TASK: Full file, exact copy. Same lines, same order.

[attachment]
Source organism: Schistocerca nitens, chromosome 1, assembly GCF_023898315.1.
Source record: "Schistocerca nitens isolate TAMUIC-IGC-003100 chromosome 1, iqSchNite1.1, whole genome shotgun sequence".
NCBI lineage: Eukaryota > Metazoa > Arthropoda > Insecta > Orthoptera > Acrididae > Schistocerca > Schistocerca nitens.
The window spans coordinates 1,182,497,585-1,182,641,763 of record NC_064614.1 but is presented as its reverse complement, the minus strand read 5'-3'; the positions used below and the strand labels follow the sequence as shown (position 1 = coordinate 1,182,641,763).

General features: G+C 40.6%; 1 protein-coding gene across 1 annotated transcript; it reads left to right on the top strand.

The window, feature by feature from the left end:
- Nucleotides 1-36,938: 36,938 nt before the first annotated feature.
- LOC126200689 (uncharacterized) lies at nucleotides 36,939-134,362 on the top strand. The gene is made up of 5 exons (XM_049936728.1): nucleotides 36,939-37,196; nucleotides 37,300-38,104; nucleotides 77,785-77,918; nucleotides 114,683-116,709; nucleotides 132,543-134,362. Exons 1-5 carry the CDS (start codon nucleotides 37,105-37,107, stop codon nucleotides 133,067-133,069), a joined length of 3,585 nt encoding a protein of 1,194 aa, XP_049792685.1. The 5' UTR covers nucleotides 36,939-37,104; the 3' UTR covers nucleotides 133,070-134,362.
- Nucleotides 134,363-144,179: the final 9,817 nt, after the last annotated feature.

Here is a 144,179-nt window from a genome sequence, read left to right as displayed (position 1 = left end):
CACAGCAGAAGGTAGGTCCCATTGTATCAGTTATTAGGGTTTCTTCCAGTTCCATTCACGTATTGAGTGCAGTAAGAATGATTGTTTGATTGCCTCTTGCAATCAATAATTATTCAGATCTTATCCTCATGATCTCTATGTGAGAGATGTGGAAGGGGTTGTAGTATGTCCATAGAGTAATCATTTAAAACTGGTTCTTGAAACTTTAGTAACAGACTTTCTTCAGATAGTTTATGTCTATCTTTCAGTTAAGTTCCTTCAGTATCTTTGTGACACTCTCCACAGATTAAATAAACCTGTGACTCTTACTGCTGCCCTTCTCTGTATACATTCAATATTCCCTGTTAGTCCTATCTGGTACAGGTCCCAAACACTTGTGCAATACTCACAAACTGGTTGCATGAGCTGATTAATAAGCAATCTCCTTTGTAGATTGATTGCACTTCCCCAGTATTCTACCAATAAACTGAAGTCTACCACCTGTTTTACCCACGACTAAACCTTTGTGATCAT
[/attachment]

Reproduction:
Source organism: Schistocerca nitens, chromosome 1, assembly GCF_023898315.1.
Source record: "Schistocerca nitens isolate TAMUIC-IGC-003100 chromosome 1, iqSchNite1.1, whole genome shotgun sequence".
NCBI lineage: Eukaryota > Metazoa > Arthropoda > Insecta > Orthoptera > Acrididae > Schistocerca > Schistocerca nitens.
The window spans coordinates 1,182,497,585-1,182,641,763 of record NC_064614.1 but is presented as its reverse complement, the minus strand read 5'-3'; the positions used below and the strand labels follow the sequence as shown (position 1 = coordinate 1,182,641,763).

General features: G+C 40.6%; 1 protein-coding gene across 1 annotated transcript; it reads left to right on the top strand.

The window, feature by feature from the left end:
- Nucleotides 1-36,938: 36,938 nt before the first annotated feature.
- LOC126200689 (uncharacterized) lies at nucleotides 36,939-134,362 on the top strand. The gene is made up of 5 exons (XM_049936728.1): nucleotides 36,939-37,196; nucleotides 37,300-38,104; nucleotides 77,785-77,918; nucleotides 114,683-116,709; nucleotides 132,543-134,362. Exons 1-5 carry the CDS (start codon nucleotides 37,105-37,107, stop codon nucleotides 133,067-133,069), a joined length of 3,585 nt encoding a protein of 1,194 aa, XP_049792685.1. The 5' UTR covers nucleotides 36,939-37,104; the 3' UTR covers nucleotides 133,070-134,362.
- Nucleotides 134,363-144,179: the final 9,817 nt, after the last annotated feature.

Here is a 144,179-nt window from a genome sequence, read left to right as displayed (position 1 = left end):
CACAGCAGAAGGTAGGTCCCATTGTATCAGTTATTAGGGTTTCTTCCAGTTCCATTCACGTATTGAGTGCAGTAAGAATGATTGTTTGATTGCCTCTTGCAATCAATAATTATTCAGATCTTATCCTCATGATCTCTATGTGAGAGATGTGGAAGGGGTTGTAGTATGTCCATAGAGTAATCATTTAAAACTGGTTCTTGAAACTTTAGTAACAGACTTTCTTCAGATAGTTTATGTCTATCTTTCAGTTAAGTTCCTTCAGTATCTTTGTGACACTCTCCACAGATTAAATAAACCTGTGACTCTTACTGCTGCCCTTCTCTGTATACATTCAATATTCCCTGTTAGTCCTATCTGGTACAGGTCCCAAACACTTGTGCAATACTCACAAACTGGTTGCATGAGCTGATTAATAAGCAATCTCCTTTGTAGATTGATTGCACTTCCCCAGTATTCTACCAATAAACTGAAGTCTACCACCTGTTTTACCCACGACTAAACCTTTGTGATCAT